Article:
Not quite sure what to make of this. Basically with Norse Mythology, Neil Gaiman “reaches back through time to the original source stories in a thrilling and vivid rendition of the great Norse tales” – as the press release informs us. So is it something like an album of covers? And why is it so short (304 pages)?
Anyone familiar with the great Norse myths would have come across these stories before – tall tales of Odin, Thor, Loki, Balder et al – of gods, elves, giants, dwarves and of course, monsters. They are all great stories of course, and form the basis of much of modern fantasy storytelling. But does Gaiman add anything to these tales that justify this project?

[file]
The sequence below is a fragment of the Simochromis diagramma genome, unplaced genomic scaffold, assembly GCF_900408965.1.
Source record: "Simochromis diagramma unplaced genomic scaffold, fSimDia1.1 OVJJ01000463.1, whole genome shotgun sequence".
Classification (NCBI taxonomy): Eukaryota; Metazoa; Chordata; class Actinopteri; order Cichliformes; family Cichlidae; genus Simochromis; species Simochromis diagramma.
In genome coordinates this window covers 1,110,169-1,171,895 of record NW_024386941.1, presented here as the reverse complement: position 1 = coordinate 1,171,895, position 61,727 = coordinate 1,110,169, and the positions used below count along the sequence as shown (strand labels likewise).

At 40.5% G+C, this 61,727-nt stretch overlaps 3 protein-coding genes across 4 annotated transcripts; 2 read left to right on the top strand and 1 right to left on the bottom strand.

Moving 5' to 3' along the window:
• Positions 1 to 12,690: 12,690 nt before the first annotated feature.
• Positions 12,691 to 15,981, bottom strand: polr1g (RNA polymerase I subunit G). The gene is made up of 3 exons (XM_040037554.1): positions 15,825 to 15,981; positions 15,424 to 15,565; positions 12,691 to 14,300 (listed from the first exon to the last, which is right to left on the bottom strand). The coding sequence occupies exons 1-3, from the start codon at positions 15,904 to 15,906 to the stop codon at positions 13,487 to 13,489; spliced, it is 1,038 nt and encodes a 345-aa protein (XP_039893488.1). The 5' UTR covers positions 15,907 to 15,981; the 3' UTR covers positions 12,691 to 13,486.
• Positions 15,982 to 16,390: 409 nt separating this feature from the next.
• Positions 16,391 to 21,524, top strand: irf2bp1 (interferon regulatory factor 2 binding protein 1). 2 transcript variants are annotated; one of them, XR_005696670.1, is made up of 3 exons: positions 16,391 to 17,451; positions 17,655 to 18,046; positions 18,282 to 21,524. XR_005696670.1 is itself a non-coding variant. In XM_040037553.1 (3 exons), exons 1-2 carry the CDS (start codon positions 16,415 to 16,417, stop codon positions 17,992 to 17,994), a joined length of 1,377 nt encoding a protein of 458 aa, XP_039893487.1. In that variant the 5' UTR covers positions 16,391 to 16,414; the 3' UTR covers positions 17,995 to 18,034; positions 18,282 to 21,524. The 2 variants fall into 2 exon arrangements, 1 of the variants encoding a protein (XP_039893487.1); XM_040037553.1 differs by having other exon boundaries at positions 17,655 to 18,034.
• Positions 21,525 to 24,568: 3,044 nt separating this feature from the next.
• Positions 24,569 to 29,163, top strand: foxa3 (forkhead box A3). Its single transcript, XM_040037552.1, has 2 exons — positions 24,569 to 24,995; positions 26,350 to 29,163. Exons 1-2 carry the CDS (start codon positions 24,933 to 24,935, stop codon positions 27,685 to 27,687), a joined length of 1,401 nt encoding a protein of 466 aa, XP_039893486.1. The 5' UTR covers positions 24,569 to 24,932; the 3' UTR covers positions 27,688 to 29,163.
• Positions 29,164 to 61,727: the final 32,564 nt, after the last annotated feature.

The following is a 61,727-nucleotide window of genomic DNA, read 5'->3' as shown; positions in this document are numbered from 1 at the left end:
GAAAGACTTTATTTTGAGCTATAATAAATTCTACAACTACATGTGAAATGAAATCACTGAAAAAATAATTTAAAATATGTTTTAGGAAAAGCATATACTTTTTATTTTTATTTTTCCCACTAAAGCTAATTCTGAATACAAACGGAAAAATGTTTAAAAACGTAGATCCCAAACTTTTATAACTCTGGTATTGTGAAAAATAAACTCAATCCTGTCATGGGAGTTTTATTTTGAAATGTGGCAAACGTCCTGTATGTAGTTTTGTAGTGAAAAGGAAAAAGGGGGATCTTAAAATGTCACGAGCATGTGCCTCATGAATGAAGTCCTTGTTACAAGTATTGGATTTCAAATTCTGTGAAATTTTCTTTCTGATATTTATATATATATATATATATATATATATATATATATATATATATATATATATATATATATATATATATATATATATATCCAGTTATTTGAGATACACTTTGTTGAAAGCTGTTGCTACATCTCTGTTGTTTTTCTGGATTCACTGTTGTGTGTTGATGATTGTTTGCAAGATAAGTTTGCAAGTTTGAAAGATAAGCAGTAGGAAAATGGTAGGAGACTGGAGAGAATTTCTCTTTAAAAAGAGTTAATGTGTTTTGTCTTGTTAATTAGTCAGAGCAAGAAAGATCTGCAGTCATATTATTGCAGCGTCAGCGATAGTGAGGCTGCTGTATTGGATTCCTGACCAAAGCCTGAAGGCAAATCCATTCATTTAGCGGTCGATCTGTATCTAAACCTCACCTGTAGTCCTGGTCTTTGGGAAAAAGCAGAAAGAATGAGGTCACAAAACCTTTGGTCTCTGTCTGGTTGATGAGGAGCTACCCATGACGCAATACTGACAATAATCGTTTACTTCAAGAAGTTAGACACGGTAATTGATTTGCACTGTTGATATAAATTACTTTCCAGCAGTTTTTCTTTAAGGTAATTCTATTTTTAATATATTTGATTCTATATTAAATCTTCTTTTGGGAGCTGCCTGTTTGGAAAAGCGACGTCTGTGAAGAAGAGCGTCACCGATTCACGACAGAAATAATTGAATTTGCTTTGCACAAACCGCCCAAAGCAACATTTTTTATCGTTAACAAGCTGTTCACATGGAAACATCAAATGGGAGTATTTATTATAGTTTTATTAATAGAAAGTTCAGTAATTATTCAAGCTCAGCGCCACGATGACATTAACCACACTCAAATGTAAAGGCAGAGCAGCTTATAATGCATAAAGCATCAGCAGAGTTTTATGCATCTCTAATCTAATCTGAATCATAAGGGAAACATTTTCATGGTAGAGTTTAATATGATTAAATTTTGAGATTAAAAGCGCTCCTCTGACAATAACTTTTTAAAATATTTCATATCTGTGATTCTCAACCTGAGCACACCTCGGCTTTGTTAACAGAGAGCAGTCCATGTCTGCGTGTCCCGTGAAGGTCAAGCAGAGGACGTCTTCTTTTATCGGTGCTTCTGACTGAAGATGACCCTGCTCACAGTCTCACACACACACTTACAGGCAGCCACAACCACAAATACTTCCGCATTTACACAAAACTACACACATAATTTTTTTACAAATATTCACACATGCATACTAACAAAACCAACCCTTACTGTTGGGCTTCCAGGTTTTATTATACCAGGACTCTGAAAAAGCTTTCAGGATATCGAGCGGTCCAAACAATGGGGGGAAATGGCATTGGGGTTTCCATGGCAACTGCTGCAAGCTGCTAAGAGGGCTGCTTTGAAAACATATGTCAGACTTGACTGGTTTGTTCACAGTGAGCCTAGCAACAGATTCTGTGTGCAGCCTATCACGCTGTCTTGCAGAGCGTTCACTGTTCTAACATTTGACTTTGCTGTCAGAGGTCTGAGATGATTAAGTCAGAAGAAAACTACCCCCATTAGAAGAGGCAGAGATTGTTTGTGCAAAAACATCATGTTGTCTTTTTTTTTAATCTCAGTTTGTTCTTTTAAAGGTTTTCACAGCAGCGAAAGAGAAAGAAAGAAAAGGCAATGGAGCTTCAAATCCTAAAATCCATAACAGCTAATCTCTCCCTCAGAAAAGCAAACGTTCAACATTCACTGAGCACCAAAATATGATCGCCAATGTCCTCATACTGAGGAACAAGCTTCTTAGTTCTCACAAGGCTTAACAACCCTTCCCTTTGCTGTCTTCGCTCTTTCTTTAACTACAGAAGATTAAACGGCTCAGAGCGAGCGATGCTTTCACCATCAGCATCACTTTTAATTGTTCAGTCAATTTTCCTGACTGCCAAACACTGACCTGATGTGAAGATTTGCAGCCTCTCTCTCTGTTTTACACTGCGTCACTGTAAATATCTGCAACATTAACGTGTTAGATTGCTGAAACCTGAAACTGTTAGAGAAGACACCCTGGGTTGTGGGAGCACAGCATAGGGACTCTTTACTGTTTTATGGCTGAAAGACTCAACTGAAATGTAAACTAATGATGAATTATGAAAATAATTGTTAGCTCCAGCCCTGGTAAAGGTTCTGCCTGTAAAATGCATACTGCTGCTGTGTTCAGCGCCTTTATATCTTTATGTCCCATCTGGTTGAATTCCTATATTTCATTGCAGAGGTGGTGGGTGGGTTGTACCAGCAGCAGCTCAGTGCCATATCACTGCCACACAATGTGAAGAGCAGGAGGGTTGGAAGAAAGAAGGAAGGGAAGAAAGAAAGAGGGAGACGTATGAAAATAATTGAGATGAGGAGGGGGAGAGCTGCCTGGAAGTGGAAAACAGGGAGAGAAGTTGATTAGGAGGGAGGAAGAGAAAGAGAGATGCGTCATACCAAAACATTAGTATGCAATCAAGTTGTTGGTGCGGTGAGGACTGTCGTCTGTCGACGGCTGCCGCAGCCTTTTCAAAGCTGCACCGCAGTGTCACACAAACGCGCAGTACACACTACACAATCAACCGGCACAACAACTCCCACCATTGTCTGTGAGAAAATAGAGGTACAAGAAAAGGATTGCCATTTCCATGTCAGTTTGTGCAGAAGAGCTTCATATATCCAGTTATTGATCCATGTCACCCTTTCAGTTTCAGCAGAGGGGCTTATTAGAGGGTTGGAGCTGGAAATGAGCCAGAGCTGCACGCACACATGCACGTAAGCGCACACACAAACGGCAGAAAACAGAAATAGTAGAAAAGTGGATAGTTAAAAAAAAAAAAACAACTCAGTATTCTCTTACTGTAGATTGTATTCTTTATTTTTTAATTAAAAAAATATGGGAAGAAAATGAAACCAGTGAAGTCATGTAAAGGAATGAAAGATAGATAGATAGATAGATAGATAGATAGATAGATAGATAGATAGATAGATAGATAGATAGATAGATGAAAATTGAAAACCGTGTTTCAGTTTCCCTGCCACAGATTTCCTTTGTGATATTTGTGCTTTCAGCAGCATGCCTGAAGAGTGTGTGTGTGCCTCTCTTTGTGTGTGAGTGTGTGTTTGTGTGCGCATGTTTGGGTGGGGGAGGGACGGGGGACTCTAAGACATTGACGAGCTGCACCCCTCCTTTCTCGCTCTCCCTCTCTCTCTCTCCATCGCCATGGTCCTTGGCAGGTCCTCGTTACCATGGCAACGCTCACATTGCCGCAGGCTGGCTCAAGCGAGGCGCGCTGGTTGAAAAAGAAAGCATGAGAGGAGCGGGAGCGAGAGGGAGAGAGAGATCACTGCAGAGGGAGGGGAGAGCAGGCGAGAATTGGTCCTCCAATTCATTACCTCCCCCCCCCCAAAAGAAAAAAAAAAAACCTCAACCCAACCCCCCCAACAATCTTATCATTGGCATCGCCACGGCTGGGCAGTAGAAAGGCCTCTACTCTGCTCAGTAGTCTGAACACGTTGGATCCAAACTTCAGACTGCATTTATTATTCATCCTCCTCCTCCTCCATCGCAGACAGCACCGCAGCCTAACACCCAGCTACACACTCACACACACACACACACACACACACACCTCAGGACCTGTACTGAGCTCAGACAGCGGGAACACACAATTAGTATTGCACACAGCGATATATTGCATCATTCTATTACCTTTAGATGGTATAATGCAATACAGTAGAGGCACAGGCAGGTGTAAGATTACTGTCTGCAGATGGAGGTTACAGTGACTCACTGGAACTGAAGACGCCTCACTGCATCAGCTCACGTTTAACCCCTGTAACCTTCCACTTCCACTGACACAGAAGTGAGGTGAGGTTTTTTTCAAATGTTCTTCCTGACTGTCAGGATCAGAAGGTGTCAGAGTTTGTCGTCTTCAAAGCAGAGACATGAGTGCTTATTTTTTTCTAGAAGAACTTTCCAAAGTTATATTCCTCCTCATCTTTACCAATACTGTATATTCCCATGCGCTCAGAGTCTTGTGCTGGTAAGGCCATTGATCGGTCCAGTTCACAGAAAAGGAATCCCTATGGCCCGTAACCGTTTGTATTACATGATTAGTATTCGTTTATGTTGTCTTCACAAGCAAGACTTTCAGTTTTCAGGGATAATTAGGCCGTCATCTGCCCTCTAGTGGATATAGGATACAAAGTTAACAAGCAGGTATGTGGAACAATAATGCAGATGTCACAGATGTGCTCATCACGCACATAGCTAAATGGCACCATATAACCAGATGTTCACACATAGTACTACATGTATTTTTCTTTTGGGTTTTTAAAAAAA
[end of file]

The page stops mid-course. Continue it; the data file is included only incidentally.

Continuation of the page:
Perhaps. What Gaiman does well is get to the essence of the myths without any scholarly intent – stories of mighty feats, divine folly and demonic deceit, that has served to pass along important messages from generations to generations. Gaiman makes it come across like a fresh re-telling, without losing the fundamentals.
With the TV adaptation of Gaiman’s own myth-making American Gods coming out soon, the timing is on point for fans to get acquainted with the original classics before indulging in Gaiman’s own modern update of familiar myths. A book geeks will probably want to read over and over again.
… still there’s more …